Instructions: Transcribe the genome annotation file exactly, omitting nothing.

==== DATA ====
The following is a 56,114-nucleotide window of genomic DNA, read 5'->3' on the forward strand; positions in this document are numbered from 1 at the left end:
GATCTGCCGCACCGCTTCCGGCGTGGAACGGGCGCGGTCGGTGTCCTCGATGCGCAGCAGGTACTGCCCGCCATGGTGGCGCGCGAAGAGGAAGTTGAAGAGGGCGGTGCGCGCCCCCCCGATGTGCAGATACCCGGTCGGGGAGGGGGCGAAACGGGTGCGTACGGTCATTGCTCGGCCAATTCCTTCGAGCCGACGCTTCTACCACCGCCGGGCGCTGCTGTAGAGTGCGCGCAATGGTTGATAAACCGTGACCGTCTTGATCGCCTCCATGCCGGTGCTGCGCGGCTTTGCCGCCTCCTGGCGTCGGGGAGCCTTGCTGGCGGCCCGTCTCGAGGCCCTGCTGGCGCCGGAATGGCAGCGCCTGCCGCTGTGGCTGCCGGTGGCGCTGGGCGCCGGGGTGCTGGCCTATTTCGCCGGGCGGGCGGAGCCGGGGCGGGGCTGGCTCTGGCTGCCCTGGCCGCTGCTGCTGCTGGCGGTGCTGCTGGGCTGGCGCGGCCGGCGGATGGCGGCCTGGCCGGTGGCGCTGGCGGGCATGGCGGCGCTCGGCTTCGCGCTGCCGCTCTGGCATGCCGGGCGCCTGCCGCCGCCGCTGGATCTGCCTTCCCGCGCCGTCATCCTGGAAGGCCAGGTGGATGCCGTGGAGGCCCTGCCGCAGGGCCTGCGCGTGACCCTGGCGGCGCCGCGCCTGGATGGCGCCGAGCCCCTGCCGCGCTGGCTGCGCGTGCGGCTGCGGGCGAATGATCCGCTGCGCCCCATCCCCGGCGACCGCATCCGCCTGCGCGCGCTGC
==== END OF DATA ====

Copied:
The following is a 56,114-nucleotide window of genomic DNA, read 5'->3' on the forward strand; positions in this document are numbered from 1 at the left end:
GATCTGCCGCACCGCTTCCGGCGTGGAACGGGCGCGGTCGGTGTCCTCGATGCGCAGCAGGTACTGCCCGCCATGGTGGCGCGCGAAGAGGAAGTTGAAGAGGGCGGTGCGCGCCCCCCCGATGTGCAGATACCCGGTCGGGGAGGGGGCGAAACGGGTGCGTACGGTCATTGCTCGGCCAATTCCTTCGAGCCGACGCTTCTACCACCGCCGGGCGCTGCTGTAGAGTGCGCGCAATGGTTGATAAACCGTGACCGTCTTGATCGCCTCCATGCCGGTGCTGCGCGGCTTTGCCGCCTCCTGGCGTCGGGGAGCCTTGCTGGCGGCCCGTCTCGAGGCCCTGCTGGCGCCGGAATGGCAGCGCCTGCCGCTGTGGCTGCCGGTGGCGCTGGGCGCCGGGGTGCTGGCCTATTTCGCCGGGCGGGCGGAGCCGGGGCGGGGCTGGCTCTGGCTGCCCTGGCCGCTGCTGCTGCTGGCGGTGCTGCTGGGCTGGCGCGGCCGGCGGATGGCGGCCTGGCCGGTGGCGCTGGCGGGCATGGCGGCGCTCGGCTTCGCGCTGCCGCTCTGGCATGCCGGGCGCCTGCCGCCGCCGCTGGATCTGCCTTCCCGCGCCGTCATCCTGGAAGGCCAGGTGGATGCCGTGGAGGCCCTGCCGCAGGGCCTGCGCGTGACCCTGGCGGCGCCGCGCCTGGATGGCGCCGAGCCCCTGCCGCGCTGGCTGCGCGTGCGGCTGCGGGCGAATGATCCGCTGCGCCCCATCCCCGGCGACCGCATCCGCCTGCGCGCGCTGC